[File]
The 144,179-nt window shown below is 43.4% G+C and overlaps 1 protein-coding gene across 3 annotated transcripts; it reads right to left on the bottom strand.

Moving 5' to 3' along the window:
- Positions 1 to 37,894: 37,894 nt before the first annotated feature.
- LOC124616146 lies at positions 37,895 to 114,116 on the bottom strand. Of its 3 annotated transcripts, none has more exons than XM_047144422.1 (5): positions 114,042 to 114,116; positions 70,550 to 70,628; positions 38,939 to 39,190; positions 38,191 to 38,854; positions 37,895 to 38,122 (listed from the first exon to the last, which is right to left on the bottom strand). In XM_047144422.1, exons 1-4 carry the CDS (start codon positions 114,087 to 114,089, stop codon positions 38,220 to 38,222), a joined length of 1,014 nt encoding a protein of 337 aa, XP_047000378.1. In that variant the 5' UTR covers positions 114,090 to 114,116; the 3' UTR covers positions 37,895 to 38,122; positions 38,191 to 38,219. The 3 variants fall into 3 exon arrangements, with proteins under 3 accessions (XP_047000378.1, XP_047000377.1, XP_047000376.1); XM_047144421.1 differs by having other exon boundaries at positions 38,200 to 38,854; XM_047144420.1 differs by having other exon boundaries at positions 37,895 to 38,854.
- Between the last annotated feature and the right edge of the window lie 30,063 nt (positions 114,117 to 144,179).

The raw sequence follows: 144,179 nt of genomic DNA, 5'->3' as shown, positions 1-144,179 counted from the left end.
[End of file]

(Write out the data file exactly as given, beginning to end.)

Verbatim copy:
The 144,179-nt window shown below is 43.4% G+C and overlaps 1 protein-coding gene across 3 annotated transcripts; it reads right to left on the bottom strand.

Moving 5' to 3' along the window:
- Positions 1 to 37,894: 37,894 nt before the first annotated feature.
- LOC124616146 lies at positions 37,895 to 114,116 on the bottom strand. Of its 3 annotated transcripts, none has more exons than XM_047144422.1 (5): positions 114,042 to 114,116; positions 70,550 to 70,628; positions 38,939 to 39,190; positions 38,191 to 38,854; positions 37,895 to 38,122 (listed from the first exon to the last, which is right to left on the bottom strand). In XM_047144422.1, exons 1-4 carry the CDS (start codon positions 114,087 to 114,089, stop codon positions 38,220 to 38,222), a joined length of 1,014 nt encoding a protein of 337 aa, XP_047000378.1. In that variant the 5' UTR covers positions 114,090 to 114,116; the 3' UTR covers positions 37,895 to 38,122; positions 38,191 to 38,219. The 3 variants fall into 3 exon arrangements, with proteins under 3 accessions (XP_047000378.1, XP_047000377.1, XP_047000376.1); XM_047144421.1 differs by having other exon boundaries at positions 38,200 to 38,854; XM_047144420.1 differs by having other exon boundaries at positions 37,895 to 38,854.
- Between the last annotated feature and the right edge of the window lie 30,063 nt (positions 114,117 to 144,179).

The raw sequence follows: 144,179 nt of genomic DNA, 5'->3' as shown, positions 1-144,179 counted from the left end.